St Louis County Prosecutor Says No More Warrants for Misdemeanors or Certain Felonies- Summons Only

 In Politics

Blue Lives Matter reports that newly sworn in St Louis County Prosecutor Wesley Bell says his office will no longer issue warrants for any misdemeanor or Class D and E Felonies. There are some exceptions, but the police union is not happy with the plan and are hoping he will reconsider – the plan places people at risk.

“The St. Louis County Police Association hopes that Mr. Bell reconsiders these changes which immediately impact St. Louis County’s most vulnerable people, specifically, women and children…Law enforcement agencies throughout St. Louis County must now enforce the laws with one hand tied behind their backs. Many of the crimes for ‘summonses’ rather than arrest warrants includes shockingly heinous offenses.” Joe Patterson, President  of the Police Union in a statement 

Some of the crimes for which the prosecutor will no longer issue warrants are:  second-degree rape, fourth-degree child molestation, sexual contact with a student, possession of child pornography, abuse/neglect of a child, second-degree burglary, and second-degree domestic assault, according to KSDK.

Summonses are “promises” to appear on a certain date. Warrants allow a person to be arrested physically. Relying on criminals to show up in court on a promise is not the wisest move.

If someone assaults a victim, but is not arrested, only given a piece of paper to appear in court, how does that protect the victims from retaliation? It doesn’t.  There are a few exceptions to the prosecutor’s memo.

The exceptions as reported by KSDK

For misdemeanors, if the victim of the crime has signs of a physical injury or if the suspect is a danger to a witness or victim, prosecutors can request arrest warrants or cash bond. [Note: for most of the charges listed above, this would be the case. Does Mr. Bell realize that?]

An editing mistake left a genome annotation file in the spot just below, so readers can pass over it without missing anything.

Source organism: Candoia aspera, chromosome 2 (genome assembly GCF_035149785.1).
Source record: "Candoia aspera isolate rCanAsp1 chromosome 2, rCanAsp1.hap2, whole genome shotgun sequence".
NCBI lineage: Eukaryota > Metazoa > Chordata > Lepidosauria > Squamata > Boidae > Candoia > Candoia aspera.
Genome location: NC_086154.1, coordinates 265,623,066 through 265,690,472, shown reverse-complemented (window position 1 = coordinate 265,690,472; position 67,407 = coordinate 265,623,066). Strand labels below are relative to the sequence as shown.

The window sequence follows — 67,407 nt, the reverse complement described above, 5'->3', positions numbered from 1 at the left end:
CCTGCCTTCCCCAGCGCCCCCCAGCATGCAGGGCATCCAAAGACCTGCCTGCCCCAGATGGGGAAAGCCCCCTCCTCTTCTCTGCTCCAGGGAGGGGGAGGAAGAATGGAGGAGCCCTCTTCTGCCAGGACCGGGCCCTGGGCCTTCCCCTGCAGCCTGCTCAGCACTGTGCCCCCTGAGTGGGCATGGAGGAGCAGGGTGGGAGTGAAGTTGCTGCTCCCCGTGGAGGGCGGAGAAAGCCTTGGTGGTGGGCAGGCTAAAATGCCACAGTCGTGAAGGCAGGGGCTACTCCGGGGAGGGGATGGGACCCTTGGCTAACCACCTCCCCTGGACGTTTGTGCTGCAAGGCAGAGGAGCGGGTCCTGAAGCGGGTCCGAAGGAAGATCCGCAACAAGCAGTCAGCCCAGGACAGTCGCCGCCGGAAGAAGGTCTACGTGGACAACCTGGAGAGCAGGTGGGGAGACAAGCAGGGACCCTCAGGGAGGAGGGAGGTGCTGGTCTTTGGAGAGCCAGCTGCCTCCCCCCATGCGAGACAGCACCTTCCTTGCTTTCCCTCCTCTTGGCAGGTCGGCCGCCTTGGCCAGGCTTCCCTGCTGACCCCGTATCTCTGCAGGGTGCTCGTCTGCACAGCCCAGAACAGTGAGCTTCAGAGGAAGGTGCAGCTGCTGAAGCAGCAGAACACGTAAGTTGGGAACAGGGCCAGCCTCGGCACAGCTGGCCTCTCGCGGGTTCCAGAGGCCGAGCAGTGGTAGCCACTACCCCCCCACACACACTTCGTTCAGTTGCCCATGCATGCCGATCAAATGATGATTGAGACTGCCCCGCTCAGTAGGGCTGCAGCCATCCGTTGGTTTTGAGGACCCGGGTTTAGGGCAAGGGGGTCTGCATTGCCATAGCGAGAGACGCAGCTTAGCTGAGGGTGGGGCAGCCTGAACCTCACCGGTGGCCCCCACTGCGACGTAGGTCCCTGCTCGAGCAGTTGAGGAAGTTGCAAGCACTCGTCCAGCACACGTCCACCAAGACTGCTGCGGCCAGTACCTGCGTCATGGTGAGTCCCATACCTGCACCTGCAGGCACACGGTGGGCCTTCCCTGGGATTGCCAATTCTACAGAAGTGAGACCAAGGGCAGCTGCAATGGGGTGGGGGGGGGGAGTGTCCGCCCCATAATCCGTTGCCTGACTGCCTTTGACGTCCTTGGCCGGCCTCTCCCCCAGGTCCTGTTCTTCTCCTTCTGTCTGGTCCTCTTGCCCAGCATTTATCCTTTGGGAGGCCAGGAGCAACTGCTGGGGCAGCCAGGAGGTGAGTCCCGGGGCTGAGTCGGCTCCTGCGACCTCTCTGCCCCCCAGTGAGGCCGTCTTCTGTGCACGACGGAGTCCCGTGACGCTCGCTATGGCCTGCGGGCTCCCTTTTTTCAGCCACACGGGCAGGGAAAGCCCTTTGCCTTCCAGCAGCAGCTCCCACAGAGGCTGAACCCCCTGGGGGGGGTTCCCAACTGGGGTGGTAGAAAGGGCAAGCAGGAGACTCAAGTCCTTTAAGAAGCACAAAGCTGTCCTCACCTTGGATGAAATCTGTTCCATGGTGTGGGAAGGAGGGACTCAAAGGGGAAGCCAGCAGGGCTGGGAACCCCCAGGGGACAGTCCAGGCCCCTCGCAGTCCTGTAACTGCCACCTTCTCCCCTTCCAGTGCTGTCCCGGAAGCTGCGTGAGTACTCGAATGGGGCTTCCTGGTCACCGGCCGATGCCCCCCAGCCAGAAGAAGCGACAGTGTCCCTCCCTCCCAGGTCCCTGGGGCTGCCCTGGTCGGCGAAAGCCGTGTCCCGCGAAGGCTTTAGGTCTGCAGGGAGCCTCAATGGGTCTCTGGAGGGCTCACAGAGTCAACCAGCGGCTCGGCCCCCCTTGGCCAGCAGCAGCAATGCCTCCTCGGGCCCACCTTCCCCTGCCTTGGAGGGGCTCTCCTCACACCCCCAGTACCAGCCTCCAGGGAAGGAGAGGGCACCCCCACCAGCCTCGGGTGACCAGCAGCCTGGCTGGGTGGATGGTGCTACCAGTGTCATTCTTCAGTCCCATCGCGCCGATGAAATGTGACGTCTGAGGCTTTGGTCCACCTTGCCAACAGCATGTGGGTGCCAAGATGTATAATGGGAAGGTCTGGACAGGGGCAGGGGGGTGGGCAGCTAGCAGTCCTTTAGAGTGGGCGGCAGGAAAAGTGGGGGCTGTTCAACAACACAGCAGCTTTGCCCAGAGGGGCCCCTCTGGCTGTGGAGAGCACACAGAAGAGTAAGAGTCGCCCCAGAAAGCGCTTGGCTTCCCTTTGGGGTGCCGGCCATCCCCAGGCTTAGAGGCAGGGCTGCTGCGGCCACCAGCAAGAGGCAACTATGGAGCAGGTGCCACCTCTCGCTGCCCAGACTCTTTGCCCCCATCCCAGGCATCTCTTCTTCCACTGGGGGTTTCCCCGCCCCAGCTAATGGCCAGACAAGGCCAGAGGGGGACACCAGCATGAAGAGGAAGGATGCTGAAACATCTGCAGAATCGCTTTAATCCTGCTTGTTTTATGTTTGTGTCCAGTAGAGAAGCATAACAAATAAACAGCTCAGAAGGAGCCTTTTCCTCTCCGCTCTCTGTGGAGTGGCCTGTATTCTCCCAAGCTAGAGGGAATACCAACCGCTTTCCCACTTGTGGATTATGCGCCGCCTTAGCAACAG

For class D and E felonies, prosecutors can request arrest warrants or cash bond if the suspect is a threat to a witness or victim, has more than one prior conviction involving the same victim or has failed to appear in court twice in the last two years. Those failures to appear in court must have been in an effort to avoid prosecution. Examples include evading police upon arrest or using an alias in a police encounter.

Do criminals “accidentally” avoid  prosecution? Isn’t that for a judge to decide in open court?

What is his reasoning? 

It appears as we read his memo that he is trying to  get rid of “overcharging” of a suspect, among other things. They plan to only prosecute what is proven beyond a reasonable doubt, not offenses that are based solely on probable cause. Probable cause is the generally accepted criteria for charging someone in every state.

Persons still in jail  at a bond hearing are assumed to be unable to pay and an “alternative” to their incarceration has to be done. They aren’t to be allowed to ask the judge for additional money as a condition of release. Must be the “kinder, gentler”  prosecutors.

Mr. Bell’s memo is preliminary, and subject to input from other employees. But it appears that there are some flaws in his reasoning, the chief being that criminals rarely do what they’re told by a court.

Here is the prosecutor’s full memo:

Interim Day One Policies by on Scribd

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